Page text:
Keep the moratorium

January 09, 2003

IMAGINE A STATE law that said defendants could be punished more severely if they were black, or if victims of their crimes were white. Or one that said defendants whose crimes were committed in one county would be 26 times more likely to receive the maximum sentence than defendants in other jurisdictions.

Besides being ridiculous, either would be a patent violation of the 14th Amendment's equal protection and due process stipulations, and an invitation to a whopper of a federal legal challenge.

And yet, for nearly 25 years, Maryland's death penalty statute, whether intentionally or not, has produced those very results. A study released this week reveals that you are far more likely to face the death penalty if you are black, even more likely to face it if you kill someone white, and considerably more likely to face it if you kill in Baltimore County.

Already, there were compelling reasons to support Gov. Parris N. Glendening's moratorium on executions; this study, commissioned by the governor, makes the case for it ironclad. It suggests that Maryland's death penalty debases the simplest notions of fairness, and may indulge naked racism.

Although Gov.-elect Robert L. Ehrlich Jr. vowed to undo the moratorium as soon as he takes office, he surely cannot be held to that pledge now. The study's release radically alters the landscape on this issue, and demands a rethinking no one could have anticipated during the campaign.

Mr. Ehrlich has said that instead of continuing the moratorium he would review cases on an individual basis for errors or bias. But that entirely misses the point. As many legal experts have said, the systemic bias revealed in the study can't be identified or remedied on an individual basis. It requires wholesale changes - and Mr. Ehrlich now has a good reason to ask for them.

In a way, the study provides an opportunity for Mr. Ehrlich, and to a lesser extent for Lt. Gov.-elect Michael S. Steele.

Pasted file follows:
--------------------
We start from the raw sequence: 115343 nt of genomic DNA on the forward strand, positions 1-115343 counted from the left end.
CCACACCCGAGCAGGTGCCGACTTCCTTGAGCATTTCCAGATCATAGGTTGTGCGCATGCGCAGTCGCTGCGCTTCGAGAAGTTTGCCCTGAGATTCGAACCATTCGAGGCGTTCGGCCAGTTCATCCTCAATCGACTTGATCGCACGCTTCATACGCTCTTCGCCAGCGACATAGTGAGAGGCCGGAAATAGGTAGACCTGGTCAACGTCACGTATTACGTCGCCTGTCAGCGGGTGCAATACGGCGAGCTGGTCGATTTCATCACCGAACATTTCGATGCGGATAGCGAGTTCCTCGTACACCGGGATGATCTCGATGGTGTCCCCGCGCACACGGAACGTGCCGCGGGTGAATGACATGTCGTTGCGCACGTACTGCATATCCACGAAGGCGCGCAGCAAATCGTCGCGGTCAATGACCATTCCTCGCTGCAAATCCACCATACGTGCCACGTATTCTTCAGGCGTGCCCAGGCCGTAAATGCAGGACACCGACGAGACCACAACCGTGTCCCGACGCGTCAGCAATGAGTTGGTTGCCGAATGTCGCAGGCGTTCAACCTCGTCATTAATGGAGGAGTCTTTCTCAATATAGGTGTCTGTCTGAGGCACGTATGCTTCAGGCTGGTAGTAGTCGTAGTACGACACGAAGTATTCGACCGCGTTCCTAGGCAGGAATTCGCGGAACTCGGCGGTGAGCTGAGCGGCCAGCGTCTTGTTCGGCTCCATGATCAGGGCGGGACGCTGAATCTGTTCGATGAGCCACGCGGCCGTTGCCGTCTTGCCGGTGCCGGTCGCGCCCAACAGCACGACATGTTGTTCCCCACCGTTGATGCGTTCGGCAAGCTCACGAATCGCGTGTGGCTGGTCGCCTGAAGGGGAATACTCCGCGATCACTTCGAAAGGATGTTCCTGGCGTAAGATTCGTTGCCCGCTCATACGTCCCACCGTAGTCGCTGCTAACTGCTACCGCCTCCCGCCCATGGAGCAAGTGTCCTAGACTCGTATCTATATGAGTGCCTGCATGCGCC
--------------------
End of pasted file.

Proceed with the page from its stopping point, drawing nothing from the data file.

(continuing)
Mr. Steele made it clear during the campaign that he opposed the death penalty, and Mr. Ehrlich made it clear that Mr. Steele would not be a silent partner in the administration. Both men played up the historic nature of Mr. Steele's inclusion on the ticket, and implored voters to "make history" by electing the first African-American to the state's second-highest post.

They can put meaning behind their campaign rhetoric by working together to ensure that capital punishment meets the highest standards of fairness in Maryland - and they ought to hold off on executions until that is done.

Unfortunately, the legislature began taking steps yesterday to try to bind the new leadership to the moratorium by passing a bill and getting Governor Glendening to sign it in his last few days in office.

Their intentions may be noble - to prevent Mr. Ehrlich from making the wrong choice - but their methods are a perversion of the democratic process. It's not much different than the other ridiculous last-minute action Mr. Glendening indulged last month.

If legislators are serious about a moratorium, they ought to pass one once Mr. Ehrlich is in office - and dare him to veto it.

But the choice in the end should undoubtedly rest with the new governor. That choice could not be clearer: He can show great leadership and stand for fairness. Or he can rubber-stamp inequality.

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